The Popstar Who Danced the Jig When She Was Caught Lip-Synching on SNL and the Dude From Fall Out Boy Whose Penis Got Flashed All Over the Internet…

posted by on April 9 at 8:50 PM

…are getting married.

System of a Down’s Serj Tankian is Gonna Save the World

posted by on April 9 at 8:40 PM

Via Yahoo News:

NEW YORK (Billboard) - Serj Tankian, the frontman for Los Angeles rock band System of a Down, is so dedicated to saving the planet that he wants to launch a virtual concert tour to reduce his carbon footprint.

“I’ve had an idea for a long time, which might sound a little crazy, but I really want to look into holographic touring,” Tankian told Billboard.

“I think we could reduce our need to travel if we could project ourselves into meetings and concerts. We have the technology, and we’re not using it right now.”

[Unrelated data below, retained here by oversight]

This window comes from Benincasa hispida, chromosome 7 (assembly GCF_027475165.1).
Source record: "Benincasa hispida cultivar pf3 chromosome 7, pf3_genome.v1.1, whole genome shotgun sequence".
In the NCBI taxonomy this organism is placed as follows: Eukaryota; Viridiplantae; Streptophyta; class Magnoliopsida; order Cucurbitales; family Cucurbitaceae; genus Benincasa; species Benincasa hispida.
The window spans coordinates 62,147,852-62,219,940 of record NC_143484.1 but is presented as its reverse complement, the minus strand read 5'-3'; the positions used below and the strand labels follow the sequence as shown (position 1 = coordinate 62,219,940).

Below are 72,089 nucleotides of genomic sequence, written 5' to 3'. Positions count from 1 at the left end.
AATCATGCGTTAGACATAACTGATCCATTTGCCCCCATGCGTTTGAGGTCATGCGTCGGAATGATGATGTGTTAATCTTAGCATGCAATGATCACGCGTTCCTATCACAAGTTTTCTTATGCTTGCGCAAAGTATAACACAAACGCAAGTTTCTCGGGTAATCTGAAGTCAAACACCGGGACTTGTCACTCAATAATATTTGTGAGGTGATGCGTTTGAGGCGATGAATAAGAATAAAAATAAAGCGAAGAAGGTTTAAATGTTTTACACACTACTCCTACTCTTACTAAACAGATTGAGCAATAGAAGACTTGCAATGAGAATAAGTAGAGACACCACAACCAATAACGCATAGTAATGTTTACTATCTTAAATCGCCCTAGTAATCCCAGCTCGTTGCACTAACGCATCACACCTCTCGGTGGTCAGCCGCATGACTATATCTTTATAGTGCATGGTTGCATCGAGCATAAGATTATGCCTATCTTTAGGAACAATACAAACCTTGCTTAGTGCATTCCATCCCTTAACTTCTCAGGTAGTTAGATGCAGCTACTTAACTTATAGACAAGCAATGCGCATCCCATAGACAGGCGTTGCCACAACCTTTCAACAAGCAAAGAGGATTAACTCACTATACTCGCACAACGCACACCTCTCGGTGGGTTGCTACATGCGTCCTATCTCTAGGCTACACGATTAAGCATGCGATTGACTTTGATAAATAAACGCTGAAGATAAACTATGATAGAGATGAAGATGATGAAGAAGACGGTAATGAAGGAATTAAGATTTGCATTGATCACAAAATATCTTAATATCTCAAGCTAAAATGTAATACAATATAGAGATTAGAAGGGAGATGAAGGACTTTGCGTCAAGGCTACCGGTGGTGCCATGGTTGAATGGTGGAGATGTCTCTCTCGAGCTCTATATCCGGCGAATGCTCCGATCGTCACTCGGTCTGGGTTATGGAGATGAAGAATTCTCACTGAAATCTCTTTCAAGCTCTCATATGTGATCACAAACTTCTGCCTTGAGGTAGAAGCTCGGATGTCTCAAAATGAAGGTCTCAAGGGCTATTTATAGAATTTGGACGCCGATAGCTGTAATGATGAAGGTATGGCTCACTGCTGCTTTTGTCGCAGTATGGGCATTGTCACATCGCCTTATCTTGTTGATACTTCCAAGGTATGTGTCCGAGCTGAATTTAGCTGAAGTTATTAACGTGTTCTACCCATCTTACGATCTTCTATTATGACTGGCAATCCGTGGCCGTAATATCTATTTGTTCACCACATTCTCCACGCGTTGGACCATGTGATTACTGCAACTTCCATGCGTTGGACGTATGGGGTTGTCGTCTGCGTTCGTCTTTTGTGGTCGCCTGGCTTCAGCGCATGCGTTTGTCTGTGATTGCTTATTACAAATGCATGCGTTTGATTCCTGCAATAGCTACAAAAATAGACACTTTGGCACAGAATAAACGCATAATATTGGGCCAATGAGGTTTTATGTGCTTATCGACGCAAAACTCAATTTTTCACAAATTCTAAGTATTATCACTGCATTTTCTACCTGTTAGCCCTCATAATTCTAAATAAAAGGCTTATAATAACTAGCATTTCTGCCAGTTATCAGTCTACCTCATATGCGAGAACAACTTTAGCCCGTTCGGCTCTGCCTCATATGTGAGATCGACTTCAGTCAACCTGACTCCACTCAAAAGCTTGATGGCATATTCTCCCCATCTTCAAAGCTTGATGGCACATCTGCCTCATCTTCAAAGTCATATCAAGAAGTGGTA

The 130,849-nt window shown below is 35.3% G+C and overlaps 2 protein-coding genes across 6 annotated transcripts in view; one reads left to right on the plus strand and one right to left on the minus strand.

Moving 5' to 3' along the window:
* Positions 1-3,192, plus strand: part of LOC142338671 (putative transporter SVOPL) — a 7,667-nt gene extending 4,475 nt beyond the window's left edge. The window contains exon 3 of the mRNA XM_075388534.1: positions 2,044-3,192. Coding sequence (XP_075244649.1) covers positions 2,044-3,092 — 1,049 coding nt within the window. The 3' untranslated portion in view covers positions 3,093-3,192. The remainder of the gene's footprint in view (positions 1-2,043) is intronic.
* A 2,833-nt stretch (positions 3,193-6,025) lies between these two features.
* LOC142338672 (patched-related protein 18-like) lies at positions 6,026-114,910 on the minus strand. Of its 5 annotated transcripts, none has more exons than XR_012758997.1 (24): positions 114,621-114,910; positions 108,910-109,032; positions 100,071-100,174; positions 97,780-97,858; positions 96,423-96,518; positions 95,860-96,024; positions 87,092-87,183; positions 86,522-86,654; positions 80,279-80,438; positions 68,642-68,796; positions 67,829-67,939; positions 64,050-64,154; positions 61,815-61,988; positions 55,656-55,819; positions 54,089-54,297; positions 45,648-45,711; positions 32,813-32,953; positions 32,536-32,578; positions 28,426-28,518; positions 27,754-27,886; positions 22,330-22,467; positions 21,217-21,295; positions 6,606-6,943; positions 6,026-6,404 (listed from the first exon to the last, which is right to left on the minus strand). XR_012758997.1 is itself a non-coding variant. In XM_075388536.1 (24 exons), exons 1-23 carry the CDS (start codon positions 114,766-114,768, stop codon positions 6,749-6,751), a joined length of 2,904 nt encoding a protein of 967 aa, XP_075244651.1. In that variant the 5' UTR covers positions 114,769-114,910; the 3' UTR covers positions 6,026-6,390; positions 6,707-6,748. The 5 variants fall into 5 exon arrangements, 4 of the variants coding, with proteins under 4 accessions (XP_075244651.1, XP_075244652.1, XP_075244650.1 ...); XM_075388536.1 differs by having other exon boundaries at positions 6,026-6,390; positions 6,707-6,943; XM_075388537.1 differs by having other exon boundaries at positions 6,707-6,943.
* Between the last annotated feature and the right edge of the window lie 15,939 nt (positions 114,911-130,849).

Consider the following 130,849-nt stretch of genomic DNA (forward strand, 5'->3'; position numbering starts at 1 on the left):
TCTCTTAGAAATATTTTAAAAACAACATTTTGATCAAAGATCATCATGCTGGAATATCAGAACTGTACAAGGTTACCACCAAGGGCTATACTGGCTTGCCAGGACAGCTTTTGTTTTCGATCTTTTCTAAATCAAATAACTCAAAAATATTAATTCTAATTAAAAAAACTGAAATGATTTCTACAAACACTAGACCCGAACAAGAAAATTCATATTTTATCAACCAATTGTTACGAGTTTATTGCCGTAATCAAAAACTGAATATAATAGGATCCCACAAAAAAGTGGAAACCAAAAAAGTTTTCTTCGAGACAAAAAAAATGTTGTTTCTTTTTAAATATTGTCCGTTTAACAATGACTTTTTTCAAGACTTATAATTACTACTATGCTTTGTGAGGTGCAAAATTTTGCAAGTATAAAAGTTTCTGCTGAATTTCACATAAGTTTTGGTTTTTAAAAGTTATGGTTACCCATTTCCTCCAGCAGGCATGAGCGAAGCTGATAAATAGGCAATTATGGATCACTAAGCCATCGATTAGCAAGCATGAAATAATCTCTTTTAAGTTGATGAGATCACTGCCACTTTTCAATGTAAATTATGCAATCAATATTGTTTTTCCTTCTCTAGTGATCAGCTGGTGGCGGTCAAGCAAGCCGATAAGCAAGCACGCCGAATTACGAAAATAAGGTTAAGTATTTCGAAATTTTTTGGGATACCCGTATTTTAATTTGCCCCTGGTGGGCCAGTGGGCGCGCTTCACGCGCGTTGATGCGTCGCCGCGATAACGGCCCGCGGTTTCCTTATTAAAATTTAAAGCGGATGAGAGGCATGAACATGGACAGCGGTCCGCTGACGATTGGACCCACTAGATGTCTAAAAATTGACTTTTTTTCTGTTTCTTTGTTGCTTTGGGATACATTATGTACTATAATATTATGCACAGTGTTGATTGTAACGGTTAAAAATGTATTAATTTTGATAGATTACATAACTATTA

He suggested that he could broadcast a show in real time from his home studio, and he could interact with fans as if they were in the same room.

“After all, it’s not like the audience can touch me, anyway,” he said with a laugh.

He also stresses that shows wouldn’t be limited to clubs and bars and that ticket prices would cost less. Read the whole story here.

What do you think? Would you pay, say, ten bucks to see a holographic image of Kanye West perform instead of $66 to see the real deal?

REM’s Accelerate Debuts at #2

posted by on April 9 at 3:55 PM

George Strait took the #1 slot, but REM managed to debut at #2 on this week’s Billboard chart—it sold 115,000 copies in the first week.

It’s the highest position that band’s ever held.

R.E.M.’s previous studio album, “Around the Sun,” debuted at No. 13 in 2004 with 59,000 copies. The band last made a big impression with 1996’s “New Adventures in Hi-Fi,” which opened with 226,500 units, narrowly missing out on the No. 1 spot.

Tournament Poll: The Finals

posted by on April 9 at 1:41 PM

Who will be crowned International Line Out Champion?

Barfly – The Verbal Sirloin Shot Putter from the Saturday Knights?